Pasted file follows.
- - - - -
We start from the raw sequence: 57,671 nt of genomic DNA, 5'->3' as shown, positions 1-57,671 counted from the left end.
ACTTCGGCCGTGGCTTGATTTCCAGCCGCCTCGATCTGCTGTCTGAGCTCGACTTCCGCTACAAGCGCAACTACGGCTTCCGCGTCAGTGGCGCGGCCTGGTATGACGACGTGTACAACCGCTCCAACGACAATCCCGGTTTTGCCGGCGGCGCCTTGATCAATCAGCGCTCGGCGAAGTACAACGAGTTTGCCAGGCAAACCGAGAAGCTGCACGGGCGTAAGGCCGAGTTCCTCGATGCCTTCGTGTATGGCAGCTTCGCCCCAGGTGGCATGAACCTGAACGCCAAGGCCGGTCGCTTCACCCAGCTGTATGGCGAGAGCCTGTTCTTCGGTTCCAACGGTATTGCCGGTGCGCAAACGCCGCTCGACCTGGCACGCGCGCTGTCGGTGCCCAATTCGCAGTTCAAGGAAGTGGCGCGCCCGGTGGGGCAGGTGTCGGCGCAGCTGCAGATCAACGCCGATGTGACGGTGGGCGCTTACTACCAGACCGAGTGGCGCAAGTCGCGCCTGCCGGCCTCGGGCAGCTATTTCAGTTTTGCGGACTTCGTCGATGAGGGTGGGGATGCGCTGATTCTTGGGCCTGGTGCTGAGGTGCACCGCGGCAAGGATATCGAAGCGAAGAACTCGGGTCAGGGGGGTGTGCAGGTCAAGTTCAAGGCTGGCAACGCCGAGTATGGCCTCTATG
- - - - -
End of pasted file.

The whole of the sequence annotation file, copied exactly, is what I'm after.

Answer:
We start from the raw sequence: 57,671 nt of genomic DNA, 5'->3' as shown, positions 1-57,671 counted from the left end.
ACTTCGGCCGTGGCTTGATTTCCAGCCGCCTCGATCTGCTGTCTGAGCTCGACTTCCGCTACAAGCGCAACTACGGCTTCCGCGTCAGTGGCGCGGCCTGGTATGACGACGTGTACAACCGCTCCAACGACAATCCCGGTTTTGCCGGCGGCGCCTTGATCAATCAGCGCTCGGCGAAGTACAACGAGTTTGCCAGGCAAACCGAGAAGCTGCACGGGCGTAAGGCCGAGTTCCTCGATGCCTTCGTGTATGGCAGCTTCGCCCCAGGTGGCATGAACCTGAACGCCAAGGCCGGTCGCTTCACCCAGCTGTATGGCGAGAGCCTGTTCTTCGGTTCCAACGGTATTGCCGGTGCGCAAACGCCGCTCGACCTGGCACGCGCGCTGTCGGTGCCCAATTCGCAGTTCAAGGAAGTGGCGCGCCCGGTGGGGCAGGTGTCGGCGCAGCTGCAGATCAACGCCGATGTGACGGTGGGCGCTTACTACCAGACCGAGTGGCGCAAGTCGCGCCTGCCGGCCTCGGGCAGCTATTTCAGTTTTGCGGACTTCGTCGATGAGGGTGGGGATGCGCTGATTCTTGGGCCTGGTGCTGAGGTGCACCGCGGCAAGGATATCGAAGCGAAGAACTCGGGTCAGGGGGGTGTGCAGGTCAAGTTCAAGGCTGGCAACGCCGAGTATGGCCTCTATG